Peaked military favourite to keep the water off
The Campaign Hat is associated with the New Zealand Army, the Royal Canadian Mounted Police, the World War I United States Army, US military drill instructors, state police forces, park rangers, Smokey Bear, Boy Scouts, and many others.
The Campaign Hat is occasionally referred to as a Stetson, after the hat manufacturer who made them in the late 19th century. The Campaign Hat also should not be confused with a slouch hat.
The Campaign Hat’s origins can be traced to the 1840s when US army troops posted in the west took to wearing civilian hats which were far more practical than the shakos or kepis then in vogue with most western armies. The name started to be used after the 1872-1876 regulations introduced a black felt hat – which could be drab after 1883 – for fatigue use derived from the types popularised during the American Civil War.
During the Spanish-American War the standard central crease on the crown was found to be impractical as it tended to hold the rainwater from the frequent tropical downpours. Many soldiers reshaped the crown to form a pinched ‘Montana peak.’ The army officially adopted the peaked design in 1911.
The Campaign Hat is closely associated with Robert Baden-Powell who picked up the hat during an African campaign in 1896 from an American scout Frederick Russell Burnham who first taught him woodcraft. The Campaign Hat was later introduced for the South African Constabulary and the Boy Scouts.
Through the World War I era, the Campaign Hat worn by the United States Army were fairly soft. They featured a Campaign Cord or Campaign Hat Cord to indicate station, unit, rank or history of service. Generals had a golden cord around it, whereas other Commissioned officers had a golden-and-black cord around their hat. Field Clerks, as well as their post-war successors the Warrant officers, had a silver and black cord, while other ranks had cords in their branch-of-service colours.
Campaign cords are generally made up of three components; the cord itself, the keeper and the acorns. The cord usually wraps around the hat twice with the keeper keeping the cord together, and allows for it to be adjusted for a different size hat. The acorns are at the end of the cord are for decoration.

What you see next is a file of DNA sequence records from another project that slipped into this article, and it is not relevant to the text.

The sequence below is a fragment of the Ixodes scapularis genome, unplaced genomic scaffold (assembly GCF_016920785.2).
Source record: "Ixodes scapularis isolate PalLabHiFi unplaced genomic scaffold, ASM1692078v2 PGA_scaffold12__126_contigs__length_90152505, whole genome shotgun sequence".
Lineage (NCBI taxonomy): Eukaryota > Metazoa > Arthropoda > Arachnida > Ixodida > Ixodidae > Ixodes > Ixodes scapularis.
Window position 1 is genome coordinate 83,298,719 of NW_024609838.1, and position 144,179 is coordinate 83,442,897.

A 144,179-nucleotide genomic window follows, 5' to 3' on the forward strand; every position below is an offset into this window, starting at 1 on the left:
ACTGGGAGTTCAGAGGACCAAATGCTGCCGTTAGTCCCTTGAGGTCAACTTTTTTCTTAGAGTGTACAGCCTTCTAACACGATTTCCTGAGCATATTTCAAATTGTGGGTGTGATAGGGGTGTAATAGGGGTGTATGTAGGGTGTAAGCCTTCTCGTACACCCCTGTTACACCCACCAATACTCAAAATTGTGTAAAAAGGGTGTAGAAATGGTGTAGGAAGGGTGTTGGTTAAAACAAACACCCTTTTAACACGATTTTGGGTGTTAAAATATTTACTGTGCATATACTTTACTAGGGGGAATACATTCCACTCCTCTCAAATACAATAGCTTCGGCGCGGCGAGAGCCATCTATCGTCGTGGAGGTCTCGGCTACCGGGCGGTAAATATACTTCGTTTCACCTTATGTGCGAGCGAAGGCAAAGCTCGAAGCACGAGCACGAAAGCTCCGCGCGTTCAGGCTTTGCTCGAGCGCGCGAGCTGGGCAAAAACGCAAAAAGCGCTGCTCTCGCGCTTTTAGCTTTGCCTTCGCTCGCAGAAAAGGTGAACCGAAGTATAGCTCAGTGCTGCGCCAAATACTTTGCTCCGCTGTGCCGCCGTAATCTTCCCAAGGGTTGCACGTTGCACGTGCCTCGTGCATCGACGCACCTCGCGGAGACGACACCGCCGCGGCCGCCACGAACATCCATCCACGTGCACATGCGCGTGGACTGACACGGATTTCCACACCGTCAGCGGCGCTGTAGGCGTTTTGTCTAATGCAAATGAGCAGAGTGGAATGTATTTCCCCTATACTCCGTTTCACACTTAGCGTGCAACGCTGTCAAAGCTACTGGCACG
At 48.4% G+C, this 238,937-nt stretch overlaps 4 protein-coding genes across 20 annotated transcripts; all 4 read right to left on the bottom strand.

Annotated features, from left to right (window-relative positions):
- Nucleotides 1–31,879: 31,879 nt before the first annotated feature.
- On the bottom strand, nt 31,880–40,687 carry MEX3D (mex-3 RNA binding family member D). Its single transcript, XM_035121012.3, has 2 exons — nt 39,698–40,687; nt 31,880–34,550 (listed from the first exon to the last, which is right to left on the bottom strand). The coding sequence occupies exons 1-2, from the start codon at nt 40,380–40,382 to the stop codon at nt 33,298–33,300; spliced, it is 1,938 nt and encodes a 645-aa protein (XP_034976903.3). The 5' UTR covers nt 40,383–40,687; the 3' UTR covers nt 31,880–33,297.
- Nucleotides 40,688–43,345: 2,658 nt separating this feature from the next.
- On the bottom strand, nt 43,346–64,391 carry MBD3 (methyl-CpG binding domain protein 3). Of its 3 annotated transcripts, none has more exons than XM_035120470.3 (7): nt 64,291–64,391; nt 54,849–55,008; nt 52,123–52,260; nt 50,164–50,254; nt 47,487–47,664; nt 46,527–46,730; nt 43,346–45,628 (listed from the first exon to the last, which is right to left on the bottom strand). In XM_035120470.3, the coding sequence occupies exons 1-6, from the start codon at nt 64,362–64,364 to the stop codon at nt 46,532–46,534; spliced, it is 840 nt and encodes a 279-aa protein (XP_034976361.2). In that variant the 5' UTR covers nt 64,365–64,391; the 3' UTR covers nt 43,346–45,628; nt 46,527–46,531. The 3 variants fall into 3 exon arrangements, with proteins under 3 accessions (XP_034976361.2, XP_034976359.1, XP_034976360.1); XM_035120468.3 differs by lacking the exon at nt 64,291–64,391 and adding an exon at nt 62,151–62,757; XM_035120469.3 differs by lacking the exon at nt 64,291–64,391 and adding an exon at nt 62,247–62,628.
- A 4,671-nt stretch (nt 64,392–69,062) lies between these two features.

American World War I era Campaign Hats from 1916-1920, can be identified by a small sticker inside that says “United Hatters Union of North America”, which only those ones have. They also have 2 to 8 rows of stitching around edge of brim with 5 being the most common. Also look out for an inspection stamp on the inside of headband with a date on it and a size sticker if still present. Many Campaign Hats of enlisted men had no manufacturer name on them like the ones for officers did.
The United States Marine Corps had the “Eagle, Globe, and Anchor” badge in black at the front of their campaign hats; its officers had an additional golden-and-scarlet cord around their hat, whereas its other ranks had none.
By the 1930s the felt was made very stiff with a permanently flat brim. Due to the frequent wearing of helmets in France in World War I, most troops received a copy of the French Bonnet du Police that became known as the overseas cap. In 1942 the campaign hat ceased to be issued generally, but it was still commonly found in the Pacific theatre for much of the war, and was the trademark of General Joseph Stilwell.
Other names for the Campaign Hat
- Campaign Cover
- Montana Peak
- Drill Instructor Cover
- Drill Sergeant Hat
- Round Brown
- Ranger Hat
- Sergeant Hat
- Scout Hat
- Boy Scout Hat
- Mountie Hat
- Smokey Bear
- Lemon Squeezer
Famous Campaign Hat wearers
- Robert Baden-Powell
- Smokey Bear
- Boy Scouts
- General Joseph Stilwell
- World War I US Army
- Drill Sergeants
Campaign Hat fancy dress ideas
Cheap felt versions of the Campaign hat are available for fancy dress use.
- Boy Scout
- Smokey Bear
- Drill Sergeant